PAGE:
Robots To The Rescue For Sanitation Workers In Khambhat City

| Updated: May 11, 2022 5:04 pm

This comes as humane news for sanitation workers. Forced to enter toxic manholes to ensure a working drainage system for the city, safaimitras in Khambhat, can bid goodbye to going down the drains. Friday saw minister of state for urban development and urban housing Shri Vinodbhai Amarshibhai Moradiya unveil two advanced robots in Khambhat Municipality, Anand district.

The robots, christened Bandicoot, have been drafted as part of a CSR initiative of the ONGC Foundation with a vision to transform the lives of sanitation workers. The initiative is in tune with the Central Government’s Safaimitra Suraksha Challenge under Swachh Survekshan, which aims at doing away with manual cleaning of hazardous sewers and septic tanks. Above all, it ensures the right to a humane means of livelihood.

“The state government has already started using robots for cleaning manholes, which, at times, become death pits for the sanitation workers due to accumulation of harmful gases. The state is now gearing up with more such robots to completely eliminate manual scavenging,” the minister stated, adding that the safety and dignity of sanitation workers is crucial to bringing about a positive change in their community.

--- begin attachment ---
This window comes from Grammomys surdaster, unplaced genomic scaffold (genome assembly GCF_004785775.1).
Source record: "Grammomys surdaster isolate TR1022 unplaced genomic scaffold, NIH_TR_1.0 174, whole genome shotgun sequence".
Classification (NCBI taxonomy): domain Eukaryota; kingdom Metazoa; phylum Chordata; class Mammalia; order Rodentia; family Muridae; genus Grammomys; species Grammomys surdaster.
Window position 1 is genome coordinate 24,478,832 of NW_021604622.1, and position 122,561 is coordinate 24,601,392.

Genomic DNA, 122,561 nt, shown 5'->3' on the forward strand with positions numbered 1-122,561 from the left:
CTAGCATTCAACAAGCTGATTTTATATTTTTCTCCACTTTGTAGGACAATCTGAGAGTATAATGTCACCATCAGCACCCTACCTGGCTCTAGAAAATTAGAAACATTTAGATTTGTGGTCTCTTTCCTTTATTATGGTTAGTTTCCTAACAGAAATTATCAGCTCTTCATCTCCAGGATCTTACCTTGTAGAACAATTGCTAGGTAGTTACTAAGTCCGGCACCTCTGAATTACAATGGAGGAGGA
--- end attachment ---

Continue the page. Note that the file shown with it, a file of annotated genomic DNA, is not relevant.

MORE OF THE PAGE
Bandicoot is the world’s first manhole cleaning robot developed by national award-winning startup “Genrobotics.” Funded under the “Make In India” and “Swachh Bharat” aegis, the robot uses advanced technologies to mimic human requirement inside the manhole. It is also equipped with special waterproof cameras and sensors to gauge the presence of toxic gases inside the manholes.

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The specially designed robotic arm performs multiple operations such as shovelling, grabbing and pulling wastes even from the outreaches of the line. The wastes are dumped into its “intelligent bucket system” which is then pulled up the manhole.

Bandicoot robot, which is also used for inspection of manholes, can be powered through electricity, generators or batteries. Notably, its interactive and user-friendly technology is designed to help the existing manual scavengers become robot operators. The robotic technology is being exported to several countries to improve safety in confined spaces such sewer manholes and refinery pits.

The robotic technology is an AMRUT Tech Challenge Award winner as a Promising Innovative Solution for sanitation by the Ministry of Housing and Urban Affairs, Government of India.

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